More reports now claim that Turkey’s six opposition parties are joining forces to return the country to a parliamentary system.
Let me first ask this:
Are these parties so insistent on returning to a parliamentary system because they truly believe that it is a model that will save Turkey? Or are they concentrating all their energies on this issue because it serves as an ideal “vessel” for these extremely discrepant parties to come together and form a 50 percent parliamentary bloc against the ruling Justice and Development (AK) Party government?
My posing of the question gives away my thoughts on this.
But let me make it even clearer.
These six political parties are trying to “camouflage” their deep-seated differences by making out the presidential system to be the cause of all evil, which seems to be the only common denominator between them.
It is palpable that this is, indeed, the case.
For example, in order to keep both the Good Party and the HDP, which are at two different ends of the political spectrum, working in the same pot toward a common goal, a unity of discourse that will focus attention on that issue is required.
When both the Good Party and the HDP say, "We want a parliamentary system," the stark differences between them are thus covered up and the deflection needed for an electoral alliance is achieved.
This is the main reason why the opposition did not accept President Recep Tayyip Erdoğan's call for a joint constitution last year.
If his call was heeded, they would not have had this issue to rally around.
Therefore, they preferred to tighten their ranks over a constitutional amendment that did not address society at large, but instead only half of it at most, without giving much thought to the debate about how democratic and inclusive it was as a system.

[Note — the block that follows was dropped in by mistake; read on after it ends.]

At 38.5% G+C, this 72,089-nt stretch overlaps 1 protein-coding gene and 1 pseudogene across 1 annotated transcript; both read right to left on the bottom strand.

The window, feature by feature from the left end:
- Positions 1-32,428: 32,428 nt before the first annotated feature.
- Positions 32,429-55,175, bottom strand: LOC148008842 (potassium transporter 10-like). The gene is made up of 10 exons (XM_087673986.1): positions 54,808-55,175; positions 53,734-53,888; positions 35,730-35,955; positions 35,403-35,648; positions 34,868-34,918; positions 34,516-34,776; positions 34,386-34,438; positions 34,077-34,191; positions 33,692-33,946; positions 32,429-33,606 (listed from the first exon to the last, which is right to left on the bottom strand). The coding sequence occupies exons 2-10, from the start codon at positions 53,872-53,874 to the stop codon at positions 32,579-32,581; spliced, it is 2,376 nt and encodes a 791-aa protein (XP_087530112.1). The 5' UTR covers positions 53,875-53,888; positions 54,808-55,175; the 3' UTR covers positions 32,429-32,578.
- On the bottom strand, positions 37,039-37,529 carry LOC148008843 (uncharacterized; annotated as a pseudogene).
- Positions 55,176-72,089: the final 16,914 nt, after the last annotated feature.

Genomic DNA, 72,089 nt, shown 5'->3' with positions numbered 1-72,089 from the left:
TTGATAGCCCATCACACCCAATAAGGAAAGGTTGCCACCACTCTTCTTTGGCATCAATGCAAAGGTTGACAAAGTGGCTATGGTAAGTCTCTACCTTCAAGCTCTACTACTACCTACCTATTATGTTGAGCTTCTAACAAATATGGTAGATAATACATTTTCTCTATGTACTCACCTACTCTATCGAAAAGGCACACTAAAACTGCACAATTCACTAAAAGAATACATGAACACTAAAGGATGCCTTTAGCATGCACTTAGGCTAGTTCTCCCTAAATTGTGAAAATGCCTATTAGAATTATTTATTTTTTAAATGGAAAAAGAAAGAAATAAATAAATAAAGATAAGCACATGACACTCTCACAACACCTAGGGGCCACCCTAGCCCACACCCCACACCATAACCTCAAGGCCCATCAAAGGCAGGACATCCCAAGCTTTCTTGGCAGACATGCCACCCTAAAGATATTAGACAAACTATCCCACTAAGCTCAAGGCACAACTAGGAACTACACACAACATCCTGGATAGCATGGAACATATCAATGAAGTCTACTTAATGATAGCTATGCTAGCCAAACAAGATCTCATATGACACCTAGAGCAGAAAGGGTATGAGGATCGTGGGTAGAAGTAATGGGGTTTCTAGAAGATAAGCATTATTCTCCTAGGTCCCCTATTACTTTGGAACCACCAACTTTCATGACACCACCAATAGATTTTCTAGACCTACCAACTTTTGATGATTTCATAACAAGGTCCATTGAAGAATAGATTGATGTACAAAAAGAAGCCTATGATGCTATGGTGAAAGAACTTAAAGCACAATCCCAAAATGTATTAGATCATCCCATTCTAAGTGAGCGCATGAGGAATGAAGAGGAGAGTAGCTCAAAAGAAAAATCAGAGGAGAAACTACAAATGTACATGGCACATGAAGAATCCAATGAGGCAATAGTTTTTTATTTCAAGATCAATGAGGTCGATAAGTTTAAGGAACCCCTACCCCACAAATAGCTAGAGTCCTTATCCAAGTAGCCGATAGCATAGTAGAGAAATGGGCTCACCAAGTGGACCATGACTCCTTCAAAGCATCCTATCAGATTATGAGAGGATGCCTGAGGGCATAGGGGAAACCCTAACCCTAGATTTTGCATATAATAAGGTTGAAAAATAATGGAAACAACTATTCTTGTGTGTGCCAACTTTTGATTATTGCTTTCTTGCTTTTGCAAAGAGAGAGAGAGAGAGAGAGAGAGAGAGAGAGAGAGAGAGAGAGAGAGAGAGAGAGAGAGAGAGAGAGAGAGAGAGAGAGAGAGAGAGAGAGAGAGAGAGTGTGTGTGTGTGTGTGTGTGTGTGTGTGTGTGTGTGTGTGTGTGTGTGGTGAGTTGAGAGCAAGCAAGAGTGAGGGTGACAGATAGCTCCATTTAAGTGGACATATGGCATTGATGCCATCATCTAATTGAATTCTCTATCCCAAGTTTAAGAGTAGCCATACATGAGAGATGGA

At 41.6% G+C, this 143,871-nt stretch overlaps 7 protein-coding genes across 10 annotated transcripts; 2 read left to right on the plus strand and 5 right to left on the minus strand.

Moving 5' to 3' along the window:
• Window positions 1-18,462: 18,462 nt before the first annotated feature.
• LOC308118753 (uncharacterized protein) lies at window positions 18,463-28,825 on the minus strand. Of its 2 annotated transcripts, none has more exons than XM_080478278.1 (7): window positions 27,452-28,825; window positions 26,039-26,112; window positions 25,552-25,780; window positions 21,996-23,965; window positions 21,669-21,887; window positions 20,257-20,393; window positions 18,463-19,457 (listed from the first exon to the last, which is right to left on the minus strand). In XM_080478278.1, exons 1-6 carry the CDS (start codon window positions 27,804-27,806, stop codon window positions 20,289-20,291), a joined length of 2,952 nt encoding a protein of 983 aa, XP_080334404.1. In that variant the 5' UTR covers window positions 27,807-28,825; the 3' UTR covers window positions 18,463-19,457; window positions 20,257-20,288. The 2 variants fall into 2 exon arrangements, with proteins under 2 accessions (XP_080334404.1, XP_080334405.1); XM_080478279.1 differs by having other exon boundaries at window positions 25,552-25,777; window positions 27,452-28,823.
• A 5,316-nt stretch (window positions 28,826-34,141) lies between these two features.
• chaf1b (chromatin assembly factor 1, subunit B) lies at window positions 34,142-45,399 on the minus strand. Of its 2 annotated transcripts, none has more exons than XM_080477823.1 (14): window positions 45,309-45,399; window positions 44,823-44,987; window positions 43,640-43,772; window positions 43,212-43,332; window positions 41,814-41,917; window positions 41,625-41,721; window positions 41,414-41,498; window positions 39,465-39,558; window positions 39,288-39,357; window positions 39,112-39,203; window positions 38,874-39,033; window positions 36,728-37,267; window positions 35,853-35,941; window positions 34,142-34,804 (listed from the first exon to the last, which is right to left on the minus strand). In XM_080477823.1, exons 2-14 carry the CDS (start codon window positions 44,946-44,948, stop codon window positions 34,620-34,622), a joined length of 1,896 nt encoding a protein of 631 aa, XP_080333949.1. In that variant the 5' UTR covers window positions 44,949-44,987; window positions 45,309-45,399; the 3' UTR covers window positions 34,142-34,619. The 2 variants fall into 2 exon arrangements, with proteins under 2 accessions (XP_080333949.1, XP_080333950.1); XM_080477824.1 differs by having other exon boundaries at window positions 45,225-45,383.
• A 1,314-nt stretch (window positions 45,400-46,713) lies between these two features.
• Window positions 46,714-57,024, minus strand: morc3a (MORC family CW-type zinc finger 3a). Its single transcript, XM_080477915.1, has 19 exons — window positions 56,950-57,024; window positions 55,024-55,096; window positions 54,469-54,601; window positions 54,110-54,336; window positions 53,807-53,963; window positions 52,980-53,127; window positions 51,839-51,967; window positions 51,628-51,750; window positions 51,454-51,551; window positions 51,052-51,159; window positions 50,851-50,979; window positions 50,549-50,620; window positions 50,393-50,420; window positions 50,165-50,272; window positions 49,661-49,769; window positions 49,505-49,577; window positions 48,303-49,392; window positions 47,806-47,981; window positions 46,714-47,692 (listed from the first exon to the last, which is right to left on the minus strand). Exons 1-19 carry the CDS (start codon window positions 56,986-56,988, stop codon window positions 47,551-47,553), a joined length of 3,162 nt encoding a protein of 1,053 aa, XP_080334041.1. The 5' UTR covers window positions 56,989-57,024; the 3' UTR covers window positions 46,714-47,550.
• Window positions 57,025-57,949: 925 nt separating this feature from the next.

As it is known, under President Recep Tayyip Erdogan, the AK Party attaches importance to regularly checking the public pulse through opinion polls.
A cross-analysis is carried out through not one but multiple pollsters.
In the case of a 50 percent ruling system, surveys have gained even more significance.
Because this is not an easy threshold to attain.
In Turkey, there is a serious faction that can change the outcome from election to election; in other words, it’s a sizable chunk of the population that only votes for the truly deserving.
And the same holds true for this election; this very faction will decide the winner.
There is no precedent in our multi-party political history that resembles the AK Party’s experience so far.
There’s no reason to believe that the 2023 elections will be easier than any of the others for the AK Party, which will have reached its 20-year mark in power in 2022, with all the successes and baggage of the past two decades.
However, just because this is the case, there is no rationality to be found in the opposition of some tendentious firms, which pretend as if it’s all been said and done already.
Two weeks before the June 2015 elections, CHP Chairman Kemal Kılıçdaroğlu, whom I accompanied on his flights to the Trabzon and Karabük rallies, said, "According to the polls we have had the Americans conduct on our behalf, our ratio of the vote has hit 35 percent," but two weeks later, following the elections, his party garnered 25.98 percent of the vote.
Now, let me go over the results of the last four surveys commissioned by the AK Party.
According to the results of these four polls;
AK Party gets 37 to 39 percent,
The CHP gets 23 to 25 percent,
The Good Party gets 11 to 13 percent of the vote.
In these surveys, the HDP is at 9 to 11 percent, while the MHP is polling at 7 to 9 percent.
According to the aforementioned data, if the elections were held this Sunday, we can see that there will be serious competition and could result in a knife-edge atmosphere in terms of the distribution of seats in the Grand National Assembly of Turkey.
As for the results of the public opinion poll conducted for the presidential elections;
When asked, 40 percent said that they would pick Erdoğan as president.
In this open-ended question, the vote share of Ankara Mayor Mansur Yavaş, who came in second place, stands at around 13 percent.
Other names have all fallen behind in the polls.
You can also interpret these results differently: as the data revealing the opposition's “desperate need for an alliance.”
This is what I mean when I say that the main incentive behind the efforts to join forces by calling for a return to a parliamentary system is needed only insofar as winning the elections, rather than changing the system per se.